By: Chelsea McCormick, Paola Crespo, Zoe Fowler
Despite the fact that The University of Tampa is ranked #6 on The Princeton Review’s list of top 10 most politically apathetic colleges, several students are registered and looking forward to the 2012 Presidential Elections.
Raquel Sparco, a senior and allied health major, is a registered voter in the state of Florida who plans on voting in November. This is her first election and she plans on voting as a registered Republican for Governor Mitt Romney. She has been following the campaigns of both political parties in order to make a sound voter decision.
“I just really want to have a leader that is going to bring our country to a great place for my own future,” Sparco said. This is the first election campaign that Raquel has followed passionately.
Other students are not directly participating in the election as registered voters in Hillsborough County but are voting through the absentee ballot. Ashley Erickson, a sophomore and an international business management major, sent in her absentee ballot since she is registered in Sarasota County.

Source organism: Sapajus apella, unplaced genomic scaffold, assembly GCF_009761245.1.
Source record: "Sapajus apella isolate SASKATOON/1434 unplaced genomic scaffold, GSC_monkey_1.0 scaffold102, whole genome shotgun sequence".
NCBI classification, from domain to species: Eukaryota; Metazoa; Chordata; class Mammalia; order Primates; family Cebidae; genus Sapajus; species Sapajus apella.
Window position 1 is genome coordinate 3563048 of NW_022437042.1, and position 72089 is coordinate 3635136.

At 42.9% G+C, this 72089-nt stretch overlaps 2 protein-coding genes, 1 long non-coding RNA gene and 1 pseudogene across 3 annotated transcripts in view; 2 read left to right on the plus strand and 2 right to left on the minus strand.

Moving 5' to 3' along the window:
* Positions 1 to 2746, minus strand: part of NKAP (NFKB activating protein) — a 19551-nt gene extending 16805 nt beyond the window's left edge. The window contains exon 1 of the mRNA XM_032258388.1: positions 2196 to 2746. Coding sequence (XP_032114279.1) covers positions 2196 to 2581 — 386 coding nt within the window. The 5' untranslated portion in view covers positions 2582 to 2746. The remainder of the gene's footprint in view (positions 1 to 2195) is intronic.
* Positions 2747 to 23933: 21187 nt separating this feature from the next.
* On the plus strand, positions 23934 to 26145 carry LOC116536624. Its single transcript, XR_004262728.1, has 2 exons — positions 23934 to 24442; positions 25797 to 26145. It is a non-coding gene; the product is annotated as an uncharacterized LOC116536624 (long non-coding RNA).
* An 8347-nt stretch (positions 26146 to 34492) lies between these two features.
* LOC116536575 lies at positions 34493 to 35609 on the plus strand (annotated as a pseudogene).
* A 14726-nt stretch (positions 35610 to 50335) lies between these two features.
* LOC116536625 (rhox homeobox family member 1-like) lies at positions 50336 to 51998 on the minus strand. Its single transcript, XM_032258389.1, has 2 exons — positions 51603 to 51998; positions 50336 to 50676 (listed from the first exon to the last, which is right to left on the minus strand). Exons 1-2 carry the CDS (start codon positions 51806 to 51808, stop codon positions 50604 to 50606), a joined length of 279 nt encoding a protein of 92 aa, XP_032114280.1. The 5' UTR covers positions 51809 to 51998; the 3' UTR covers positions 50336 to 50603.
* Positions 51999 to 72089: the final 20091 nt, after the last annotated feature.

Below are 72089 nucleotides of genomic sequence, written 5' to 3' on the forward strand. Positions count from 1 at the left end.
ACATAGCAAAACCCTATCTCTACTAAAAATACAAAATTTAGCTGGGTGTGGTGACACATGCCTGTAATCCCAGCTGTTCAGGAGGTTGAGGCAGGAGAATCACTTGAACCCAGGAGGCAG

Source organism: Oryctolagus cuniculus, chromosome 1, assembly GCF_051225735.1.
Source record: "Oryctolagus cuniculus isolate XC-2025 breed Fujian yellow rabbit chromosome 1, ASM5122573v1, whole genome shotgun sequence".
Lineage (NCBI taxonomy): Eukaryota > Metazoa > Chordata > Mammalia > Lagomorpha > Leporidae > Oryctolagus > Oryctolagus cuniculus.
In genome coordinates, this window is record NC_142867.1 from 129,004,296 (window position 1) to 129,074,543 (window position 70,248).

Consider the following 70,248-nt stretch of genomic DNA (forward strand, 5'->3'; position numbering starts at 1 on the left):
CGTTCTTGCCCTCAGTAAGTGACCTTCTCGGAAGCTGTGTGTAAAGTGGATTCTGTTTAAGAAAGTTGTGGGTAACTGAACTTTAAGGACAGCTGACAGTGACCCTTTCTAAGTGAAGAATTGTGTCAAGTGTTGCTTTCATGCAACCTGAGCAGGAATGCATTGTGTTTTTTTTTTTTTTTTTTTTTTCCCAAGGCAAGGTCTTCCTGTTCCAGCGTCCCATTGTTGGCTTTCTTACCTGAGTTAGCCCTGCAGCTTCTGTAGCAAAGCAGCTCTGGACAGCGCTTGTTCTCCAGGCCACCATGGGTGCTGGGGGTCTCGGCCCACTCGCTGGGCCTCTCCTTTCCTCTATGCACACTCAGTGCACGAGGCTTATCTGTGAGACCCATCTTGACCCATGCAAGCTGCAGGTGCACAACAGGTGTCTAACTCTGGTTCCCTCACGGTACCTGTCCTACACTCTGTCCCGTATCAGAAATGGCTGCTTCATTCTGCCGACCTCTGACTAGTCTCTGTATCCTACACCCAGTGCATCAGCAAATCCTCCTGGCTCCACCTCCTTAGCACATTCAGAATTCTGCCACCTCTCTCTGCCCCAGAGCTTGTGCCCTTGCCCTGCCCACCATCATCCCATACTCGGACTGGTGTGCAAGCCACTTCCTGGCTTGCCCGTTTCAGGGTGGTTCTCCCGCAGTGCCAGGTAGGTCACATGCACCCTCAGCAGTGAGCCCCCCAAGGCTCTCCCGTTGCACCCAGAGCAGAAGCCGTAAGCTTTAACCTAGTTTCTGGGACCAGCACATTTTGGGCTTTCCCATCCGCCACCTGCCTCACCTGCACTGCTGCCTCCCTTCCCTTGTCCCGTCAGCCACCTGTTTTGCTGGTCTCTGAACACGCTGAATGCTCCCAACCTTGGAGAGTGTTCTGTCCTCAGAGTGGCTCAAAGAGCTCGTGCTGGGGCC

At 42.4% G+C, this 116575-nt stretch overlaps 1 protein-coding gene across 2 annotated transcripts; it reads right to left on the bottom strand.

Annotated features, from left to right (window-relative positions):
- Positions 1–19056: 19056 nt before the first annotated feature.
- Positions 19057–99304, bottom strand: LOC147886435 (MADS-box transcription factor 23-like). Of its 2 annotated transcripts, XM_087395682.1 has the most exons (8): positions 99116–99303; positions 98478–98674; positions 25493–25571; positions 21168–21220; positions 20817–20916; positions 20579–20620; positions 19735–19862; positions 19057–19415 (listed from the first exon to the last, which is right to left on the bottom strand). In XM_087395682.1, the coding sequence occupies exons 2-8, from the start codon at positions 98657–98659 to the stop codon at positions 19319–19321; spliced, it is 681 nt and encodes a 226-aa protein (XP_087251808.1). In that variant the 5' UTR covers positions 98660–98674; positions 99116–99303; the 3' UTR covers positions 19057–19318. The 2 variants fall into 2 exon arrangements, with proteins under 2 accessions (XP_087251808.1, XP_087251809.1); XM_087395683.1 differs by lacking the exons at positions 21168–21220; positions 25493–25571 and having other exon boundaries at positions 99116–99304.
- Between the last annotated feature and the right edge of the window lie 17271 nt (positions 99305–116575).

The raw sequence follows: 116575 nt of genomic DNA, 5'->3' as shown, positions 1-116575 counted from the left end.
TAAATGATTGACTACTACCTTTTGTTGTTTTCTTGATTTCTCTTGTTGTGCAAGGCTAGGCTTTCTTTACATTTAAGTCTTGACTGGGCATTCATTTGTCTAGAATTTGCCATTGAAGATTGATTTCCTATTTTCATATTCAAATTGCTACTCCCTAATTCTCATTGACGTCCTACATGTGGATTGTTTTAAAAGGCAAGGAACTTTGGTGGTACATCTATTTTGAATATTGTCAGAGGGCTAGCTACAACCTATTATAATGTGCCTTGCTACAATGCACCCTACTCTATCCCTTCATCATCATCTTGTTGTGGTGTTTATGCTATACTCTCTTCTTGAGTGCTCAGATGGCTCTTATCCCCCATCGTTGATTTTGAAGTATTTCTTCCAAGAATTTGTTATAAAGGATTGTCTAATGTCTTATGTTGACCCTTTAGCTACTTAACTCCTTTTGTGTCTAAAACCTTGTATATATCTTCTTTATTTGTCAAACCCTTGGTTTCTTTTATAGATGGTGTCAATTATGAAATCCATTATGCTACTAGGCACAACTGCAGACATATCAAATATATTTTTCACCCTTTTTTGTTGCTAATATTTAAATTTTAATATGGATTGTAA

Although Erickson voted for Romney, she is not sure which candidate is right for the job. “I don’t know if Mitt Romney is the right person either but at least he has business experience and understands how the economy works,” Erickson said. On the other hand, she stated that Obama has excellent stage presence and she commended him on his ability to get people to listen to what he is saying.
On UT’s campus, students are not necessarily divided as only Democrats and Republicans; there are also Independents among the student body. Mia Glatter, a junior and journalism major, is registered in Hillsborough County as an Independent. “I did that because even though I can’t vote in the Primaries, (Florida has closed primaries), I can choose which candidate I want based on what they stand for and not what color tie they wear,” she said.
She plans to vote for Barack Obama because he “is brave enough to tell the world that he believes love can be between any gender of people and that they should be able to marry.” Glatter is not nervous for her first election; she is looking forward to voting day in November.
These first-time voters demonstrate how some UT students are proactive in the 2012 election. Whether Democratic, Republican or Independent, voting in the state of Florida or sending in an absentee ballot, students are exercising their right to vote.